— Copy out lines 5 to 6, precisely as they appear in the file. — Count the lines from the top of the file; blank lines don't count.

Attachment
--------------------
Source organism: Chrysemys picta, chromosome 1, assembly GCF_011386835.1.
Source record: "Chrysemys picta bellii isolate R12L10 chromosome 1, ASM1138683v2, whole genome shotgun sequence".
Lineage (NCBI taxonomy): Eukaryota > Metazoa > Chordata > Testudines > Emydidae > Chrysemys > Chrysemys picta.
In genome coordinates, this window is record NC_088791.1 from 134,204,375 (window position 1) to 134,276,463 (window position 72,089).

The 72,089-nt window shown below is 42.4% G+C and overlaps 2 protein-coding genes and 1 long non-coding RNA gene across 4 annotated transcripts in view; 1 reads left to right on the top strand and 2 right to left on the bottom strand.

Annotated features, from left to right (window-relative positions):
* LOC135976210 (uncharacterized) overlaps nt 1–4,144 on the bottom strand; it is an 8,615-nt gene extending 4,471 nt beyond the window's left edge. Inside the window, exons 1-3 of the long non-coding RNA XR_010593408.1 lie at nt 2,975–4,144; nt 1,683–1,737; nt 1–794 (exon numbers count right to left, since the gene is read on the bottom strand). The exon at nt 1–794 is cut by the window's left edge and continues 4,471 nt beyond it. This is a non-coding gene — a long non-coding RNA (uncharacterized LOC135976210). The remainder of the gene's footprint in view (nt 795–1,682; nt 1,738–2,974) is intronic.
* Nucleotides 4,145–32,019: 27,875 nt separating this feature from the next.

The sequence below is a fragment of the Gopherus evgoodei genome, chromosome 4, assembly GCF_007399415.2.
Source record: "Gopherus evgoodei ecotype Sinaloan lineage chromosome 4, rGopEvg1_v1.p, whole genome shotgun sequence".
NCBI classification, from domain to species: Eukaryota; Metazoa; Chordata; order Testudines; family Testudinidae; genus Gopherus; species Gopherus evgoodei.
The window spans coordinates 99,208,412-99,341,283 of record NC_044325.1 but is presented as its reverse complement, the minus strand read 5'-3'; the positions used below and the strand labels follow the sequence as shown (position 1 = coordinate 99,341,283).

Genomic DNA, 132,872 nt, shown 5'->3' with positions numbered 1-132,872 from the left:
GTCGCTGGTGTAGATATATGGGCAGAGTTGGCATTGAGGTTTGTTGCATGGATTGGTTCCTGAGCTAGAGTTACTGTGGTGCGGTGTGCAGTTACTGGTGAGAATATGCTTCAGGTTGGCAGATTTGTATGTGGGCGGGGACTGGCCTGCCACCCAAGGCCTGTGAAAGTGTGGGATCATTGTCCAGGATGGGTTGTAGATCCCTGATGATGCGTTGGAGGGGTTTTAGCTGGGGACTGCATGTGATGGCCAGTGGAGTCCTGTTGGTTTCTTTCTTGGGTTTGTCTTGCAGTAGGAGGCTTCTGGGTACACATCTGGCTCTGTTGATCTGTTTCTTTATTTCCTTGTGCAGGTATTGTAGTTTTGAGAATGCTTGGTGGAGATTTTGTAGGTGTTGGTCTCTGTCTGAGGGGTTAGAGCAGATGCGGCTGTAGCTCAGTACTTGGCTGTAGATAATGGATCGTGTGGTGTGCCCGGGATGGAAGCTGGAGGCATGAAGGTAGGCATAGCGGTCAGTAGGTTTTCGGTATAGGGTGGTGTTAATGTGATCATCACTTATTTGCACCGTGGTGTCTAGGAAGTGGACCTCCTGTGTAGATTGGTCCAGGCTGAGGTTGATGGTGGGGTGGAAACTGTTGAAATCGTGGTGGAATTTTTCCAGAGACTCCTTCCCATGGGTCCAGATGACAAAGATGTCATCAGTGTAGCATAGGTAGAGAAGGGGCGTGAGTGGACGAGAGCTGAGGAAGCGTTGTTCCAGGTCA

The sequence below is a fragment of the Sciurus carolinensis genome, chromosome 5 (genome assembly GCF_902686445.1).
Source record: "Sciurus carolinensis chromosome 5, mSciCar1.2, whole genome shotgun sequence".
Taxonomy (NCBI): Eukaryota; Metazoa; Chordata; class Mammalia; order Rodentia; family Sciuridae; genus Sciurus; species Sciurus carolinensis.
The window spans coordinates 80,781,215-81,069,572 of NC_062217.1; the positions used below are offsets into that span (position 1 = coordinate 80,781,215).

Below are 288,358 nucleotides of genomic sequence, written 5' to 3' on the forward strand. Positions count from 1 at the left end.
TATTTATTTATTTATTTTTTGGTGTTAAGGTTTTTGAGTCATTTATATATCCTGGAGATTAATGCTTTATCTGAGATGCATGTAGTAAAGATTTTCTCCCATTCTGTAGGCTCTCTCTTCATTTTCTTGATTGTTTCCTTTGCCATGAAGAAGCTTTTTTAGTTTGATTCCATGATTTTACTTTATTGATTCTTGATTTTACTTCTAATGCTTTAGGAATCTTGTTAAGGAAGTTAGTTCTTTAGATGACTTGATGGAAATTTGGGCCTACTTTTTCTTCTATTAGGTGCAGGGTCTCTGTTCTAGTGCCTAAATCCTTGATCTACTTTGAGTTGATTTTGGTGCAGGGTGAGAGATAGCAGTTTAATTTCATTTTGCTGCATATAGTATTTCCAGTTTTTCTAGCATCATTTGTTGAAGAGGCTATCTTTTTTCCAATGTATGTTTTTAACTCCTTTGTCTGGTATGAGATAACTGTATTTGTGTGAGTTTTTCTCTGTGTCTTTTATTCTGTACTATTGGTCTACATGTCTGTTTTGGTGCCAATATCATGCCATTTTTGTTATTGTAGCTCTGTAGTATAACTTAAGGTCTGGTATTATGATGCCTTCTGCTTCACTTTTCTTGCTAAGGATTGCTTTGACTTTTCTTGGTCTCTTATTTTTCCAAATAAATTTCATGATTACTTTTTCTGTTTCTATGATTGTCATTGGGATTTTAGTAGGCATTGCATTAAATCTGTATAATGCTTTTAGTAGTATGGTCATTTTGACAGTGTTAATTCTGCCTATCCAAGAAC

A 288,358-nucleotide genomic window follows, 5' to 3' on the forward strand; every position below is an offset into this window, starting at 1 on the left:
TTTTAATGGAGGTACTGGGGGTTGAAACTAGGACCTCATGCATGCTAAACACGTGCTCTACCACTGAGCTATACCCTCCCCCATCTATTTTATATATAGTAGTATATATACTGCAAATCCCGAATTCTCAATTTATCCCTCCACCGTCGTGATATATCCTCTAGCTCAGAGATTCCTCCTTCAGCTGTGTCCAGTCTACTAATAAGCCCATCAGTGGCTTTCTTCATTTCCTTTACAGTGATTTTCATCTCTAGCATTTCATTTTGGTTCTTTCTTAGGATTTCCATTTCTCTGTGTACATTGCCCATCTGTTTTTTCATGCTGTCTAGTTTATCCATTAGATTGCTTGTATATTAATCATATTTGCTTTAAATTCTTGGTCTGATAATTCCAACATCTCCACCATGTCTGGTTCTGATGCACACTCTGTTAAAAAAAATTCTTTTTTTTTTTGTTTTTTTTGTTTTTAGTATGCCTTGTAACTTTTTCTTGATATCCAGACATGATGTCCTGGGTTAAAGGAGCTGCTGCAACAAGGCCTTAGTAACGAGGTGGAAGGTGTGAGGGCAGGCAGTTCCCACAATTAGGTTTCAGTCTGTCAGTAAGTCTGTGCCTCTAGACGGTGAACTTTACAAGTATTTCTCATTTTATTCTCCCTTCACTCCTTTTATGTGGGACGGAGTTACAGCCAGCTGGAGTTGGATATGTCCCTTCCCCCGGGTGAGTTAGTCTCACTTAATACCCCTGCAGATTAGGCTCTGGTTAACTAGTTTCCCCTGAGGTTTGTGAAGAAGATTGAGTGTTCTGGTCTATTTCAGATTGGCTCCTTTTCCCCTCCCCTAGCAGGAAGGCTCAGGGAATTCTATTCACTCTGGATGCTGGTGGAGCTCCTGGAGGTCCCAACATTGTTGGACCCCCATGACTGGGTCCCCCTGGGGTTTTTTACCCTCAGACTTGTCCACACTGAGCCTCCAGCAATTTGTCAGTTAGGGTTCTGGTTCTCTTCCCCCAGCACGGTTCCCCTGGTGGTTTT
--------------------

The 72,089-nt window shown below is 42.4% G+C and overlaps 2 protein-coding genes and 1 long non-coding RNA gene across 4 annotated transcripts in view; 1 reads left to right on the top strand and 2 right to left on the bottom strand.

Annotated features, from left to right (window-relative positions):